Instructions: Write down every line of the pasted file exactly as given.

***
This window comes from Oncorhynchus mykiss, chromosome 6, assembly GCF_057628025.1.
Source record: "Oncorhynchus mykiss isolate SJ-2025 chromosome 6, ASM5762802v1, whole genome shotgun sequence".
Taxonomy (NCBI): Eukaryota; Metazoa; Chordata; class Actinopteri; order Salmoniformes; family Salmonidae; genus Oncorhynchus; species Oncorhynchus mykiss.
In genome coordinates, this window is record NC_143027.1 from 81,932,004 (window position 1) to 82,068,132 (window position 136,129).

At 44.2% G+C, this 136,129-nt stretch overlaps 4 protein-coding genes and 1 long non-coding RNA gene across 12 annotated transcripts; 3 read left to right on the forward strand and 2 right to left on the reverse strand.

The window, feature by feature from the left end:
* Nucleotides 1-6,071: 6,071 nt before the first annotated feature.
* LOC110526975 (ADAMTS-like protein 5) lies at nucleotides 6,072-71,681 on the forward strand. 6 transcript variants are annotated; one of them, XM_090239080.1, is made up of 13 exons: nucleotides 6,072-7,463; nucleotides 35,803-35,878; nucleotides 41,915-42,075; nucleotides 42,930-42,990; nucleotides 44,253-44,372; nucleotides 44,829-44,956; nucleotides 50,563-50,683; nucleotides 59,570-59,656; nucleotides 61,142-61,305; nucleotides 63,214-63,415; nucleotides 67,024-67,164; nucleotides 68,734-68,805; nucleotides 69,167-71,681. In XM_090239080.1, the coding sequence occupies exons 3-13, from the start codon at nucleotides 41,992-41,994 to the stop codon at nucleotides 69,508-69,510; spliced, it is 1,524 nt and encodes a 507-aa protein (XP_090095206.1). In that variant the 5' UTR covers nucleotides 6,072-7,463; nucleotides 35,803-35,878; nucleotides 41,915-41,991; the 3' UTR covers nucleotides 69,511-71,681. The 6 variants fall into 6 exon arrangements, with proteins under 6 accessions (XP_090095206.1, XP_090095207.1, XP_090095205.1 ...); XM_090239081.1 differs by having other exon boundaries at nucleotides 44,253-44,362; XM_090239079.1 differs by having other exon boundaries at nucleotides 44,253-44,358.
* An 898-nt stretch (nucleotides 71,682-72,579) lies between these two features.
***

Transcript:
This window comes from Oncorhynchus mykiss, chromosome 6, assembly GCF_057628025.1.
Source record: "Oncorhynchus mykiss isolate SJ-2025 chromosome 6, ASM5762802v1, whole genome shotgun sequence".
Taxonomy (NCBI): Eukaryota; Metazoa; Chordata; class Actinopteri; order Salmoniformes; family Salmonidae; genus Oncorhynchus; species Oncorhynchus mykiss.
In genome coordinates, this window is record NC_143027.1 from 81,932,004 (window position 1) to 82,068,132 (window position 136,129).

At 44.2% G+C, this 136,129-nt stretch overlaps 4 protein-coding genes and 1 long non-coding RNA gene across 12 annotated transcripts; 3 read left to right on the forward strand and 2 right to left on the reverse strand.

The window, feature by feature from the left end:
* Nucleotides 1-6,071: 6,071 nt before the first annotated feature.
* LOC110526975 (ADAMTS-like protein 5) lies at nucleotides 6,072-71,681 on the forward strand. 6 transcript variants are annotated; one of them, XM_090239080.1, is made up of 13 exons: nucleotides 6,072-7,463; nucleotides 35,803-35,878; nucleotides 41,915-42,075; nucleotides 42,930-42,990; nucleotides 44,253-44,372; nucleotides 44,829-44,956; nucleotides 50,563-50,683; nucleotides 59,570-59,656; nucleotides 61,142-61,305; nucleotides 63,214-63,415; nucleotides 67,024-67,164; nucleotides 68,734-68,805; nucleotides 69,167-71,681. In XM_090239080.1, the coding sequence occupies exons 3-13, from the start codon at nucleotides 41,992-41,994 to the stop codon at nucleotides 69,508-69,510; spliced, it is 1,524 nt and encodes a 507-aa protein (XP_090095206.1). In that variant the 5' UTR covers nucleotides 6,072-7,463; nucleotides 35,803-35,878; nucleotides 41,915-41,991; the 3' UTR covers nucleotides 69,511-71,681. The 6 variants fall into 6 exon arrangements, with proteins under 6 accessions (XP_090095206.1, XP_090095207.1, XP_090095205.1 ...); XM_090239081.1 differs by having other exon boundaries at nucleotides 44,253-44,362; XM_090239079.1 differs by having other exon boundaries at nucleotides 44,253-44,358.
* An 898-nt stretch (nucleotides 71,682-72,579) lies between these two features.